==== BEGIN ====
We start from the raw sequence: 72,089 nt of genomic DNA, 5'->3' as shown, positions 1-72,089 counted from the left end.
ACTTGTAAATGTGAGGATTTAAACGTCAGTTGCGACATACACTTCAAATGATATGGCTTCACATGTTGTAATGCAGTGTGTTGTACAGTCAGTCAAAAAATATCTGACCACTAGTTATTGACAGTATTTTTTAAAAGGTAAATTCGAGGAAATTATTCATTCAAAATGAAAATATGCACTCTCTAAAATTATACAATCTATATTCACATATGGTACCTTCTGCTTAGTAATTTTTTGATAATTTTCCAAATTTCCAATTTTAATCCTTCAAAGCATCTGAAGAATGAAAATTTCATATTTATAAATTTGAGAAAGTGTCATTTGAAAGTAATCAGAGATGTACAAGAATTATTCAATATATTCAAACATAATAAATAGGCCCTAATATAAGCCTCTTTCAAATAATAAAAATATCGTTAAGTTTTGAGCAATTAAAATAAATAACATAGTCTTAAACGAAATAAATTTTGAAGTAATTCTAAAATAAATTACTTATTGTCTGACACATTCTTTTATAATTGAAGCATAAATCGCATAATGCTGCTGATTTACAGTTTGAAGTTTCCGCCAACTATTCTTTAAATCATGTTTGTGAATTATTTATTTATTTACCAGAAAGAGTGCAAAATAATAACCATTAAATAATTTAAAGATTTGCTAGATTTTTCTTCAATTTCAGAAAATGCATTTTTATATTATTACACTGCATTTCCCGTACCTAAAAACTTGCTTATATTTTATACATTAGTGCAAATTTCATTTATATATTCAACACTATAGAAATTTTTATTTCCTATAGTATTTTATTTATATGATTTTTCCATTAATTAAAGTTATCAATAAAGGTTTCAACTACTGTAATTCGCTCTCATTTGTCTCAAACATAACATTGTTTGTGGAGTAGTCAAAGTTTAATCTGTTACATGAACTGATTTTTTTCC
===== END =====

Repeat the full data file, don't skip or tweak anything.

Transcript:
We start from the raw sequence: 72,089 nt of genomic DNA, 5'->3' as shown, positions 1-72,089 counted from the left end.
ACTTGTAAATGTGAGGATTTAAACGTCAGTTGCGACATACACTTCAAATGATATGGCTTCACATGTTGTAATGCAGTGTGTTGTACAGTCAGTCAAAAAATATCTGACCACTAGTTATTGACAGTATTTTTTAAAAGGTAAATTCGAGGAAATTATTCATTCAAAATGAAAATATGCACTCTCTAAAATTATACAATCTATATTCACATATGGTACCTTCTGCTTAGTAATTTTTTGATAATTTTCCAAATTTCCAATTTTAATCCTTCAAAGCATCTGAAGAATGAAAATTTCATATTTATAAATTTGAGAAAGTGTCATTTGAAAGTAATCAGAGATGTACAAGAATTATTCAATATATTCAAACATAATAAATAGGCCCTAATATAAGCCTCTTTCAAATAATAAAAATATCGTTAAGTTTTGAGCAATTAAAATAAATAACATAGTCTTAAACGAAATAAATTTTGAAGTAATTCTAAAATAAATTACTTATTGTCTGACACATTCTTTTATAATTGAAGCATAAATCGCATAATGCTGCTGATTTACAGTTTGAAGTTTCCGCCAACTATTCTTTAAATCATGTTTGTGAATTATTTATTTATTTACCAGAAAGAGTGCAAAATAATAACCATTAAATAATTTAAAGATTTGCTAGATTTTTCTTCAATTTCAGAAAATGCATTTTTATATTATTACACTGCATTTCCCGTACCTAAAAACTTGCTTATATTTTATACATTAGTGCAAATTTCATTTATATATTCAACACTATAGAAATTTTTATTTCCTATAGTATTTTATTTATATGATTTTTCCATTAATTAAAGTTATCAATAAAGGTTTCAACTACTGTAATTCGCTCTCATTTGTCTCAAACATAACATTGTTTGTGGAGTAGTCAAAGTTTAATCTGTTACATGAACTGATTTTTTTCC